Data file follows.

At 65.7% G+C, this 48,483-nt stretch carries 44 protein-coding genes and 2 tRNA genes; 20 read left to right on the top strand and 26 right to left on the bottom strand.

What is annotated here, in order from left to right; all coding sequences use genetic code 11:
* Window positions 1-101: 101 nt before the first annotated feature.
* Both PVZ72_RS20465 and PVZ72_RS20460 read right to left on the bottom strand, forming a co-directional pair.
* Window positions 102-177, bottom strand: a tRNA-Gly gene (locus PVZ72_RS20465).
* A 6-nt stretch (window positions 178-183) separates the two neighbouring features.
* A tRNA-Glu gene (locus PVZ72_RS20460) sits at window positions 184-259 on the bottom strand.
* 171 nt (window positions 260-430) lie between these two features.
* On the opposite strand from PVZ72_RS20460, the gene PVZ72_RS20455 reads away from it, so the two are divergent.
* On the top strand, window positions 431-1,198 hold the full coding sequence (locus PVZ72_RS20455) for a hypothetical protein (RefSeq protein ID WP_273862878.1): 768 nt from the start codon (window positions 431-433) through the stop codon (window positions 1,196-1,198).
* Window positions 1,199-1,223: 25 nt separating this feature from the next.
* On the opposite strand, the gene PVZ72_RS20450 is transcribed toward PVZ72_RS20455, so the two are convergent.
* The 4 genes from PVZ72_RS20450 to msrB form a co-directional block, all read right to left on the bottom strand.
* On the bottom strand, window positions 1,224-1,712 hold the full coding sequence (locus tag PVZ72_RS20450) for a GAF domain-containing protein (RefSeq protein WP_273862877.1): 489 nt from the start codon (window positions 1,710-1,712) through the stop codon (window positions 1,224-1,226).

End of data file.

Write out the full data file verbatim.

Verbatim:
At 65.7% G+C, this 48,483-nt stretch carries 44 protein-coding genes and 2 tRNA genes; 20 read left to right on the top strand and 26 right to left on the bottom strand.

What is annotated here, in order from left to right; all coding sequences use genetic code 11:
* Window positions 1-101: 101 nt before the first annotated feature.
* Both PVZ72_RS20465 and PVZ72_RS20460 read right to left on the bottom strand, forming a co-directional pair.
* Window positions 102-177, bottom strand: a tRNA-Gly gene (locus PVZ72_RS20465).
* A 6-nt stretch (window positions 178-183) separates the two neighbouring features.
* A tRNA-Glu gene (locus PVZ72_RS20460) sits at window positions 184-259 on the bottom strand.
* 171 nt (window positions 260-430) lie between these two features.
* On the opposite strand from PVZ72_RS20460, the gene PVZ72_RS20455 reads away from it, so the two are divergent.
* On the top strand, window positions 431-1,198 hold the full coding sequence (locus PVZ72_RS20455) for a hypothetical protein (RefSeq protein ID WP_273862878.1): 768 nt from the start codon (window positions 431-433) through the stop codon (window positions 1,196-1,198).
* Window positions 1,199-1,223: 25 nt separating this feature from the next.
* On the opposite strand, the gene PVZ72_RS20450 is transcribed toward PVZ72_RS20455, so the two are convergent.
* The 4 genes from PVZ72_RS20450 to msrB form a co-directional block, all read right to left on the bottom strand.
* On the bottom strand, window positions 1,224-1,712 hold the full coding sequence (locus tag PVZ72_RS20450) for a GAF domain-containing protein (RefSeq protein WP_273862877.1): 489 nt from the start codon (window positions 1,710-1,712) through the stop codon (window positions 1,224-1,226).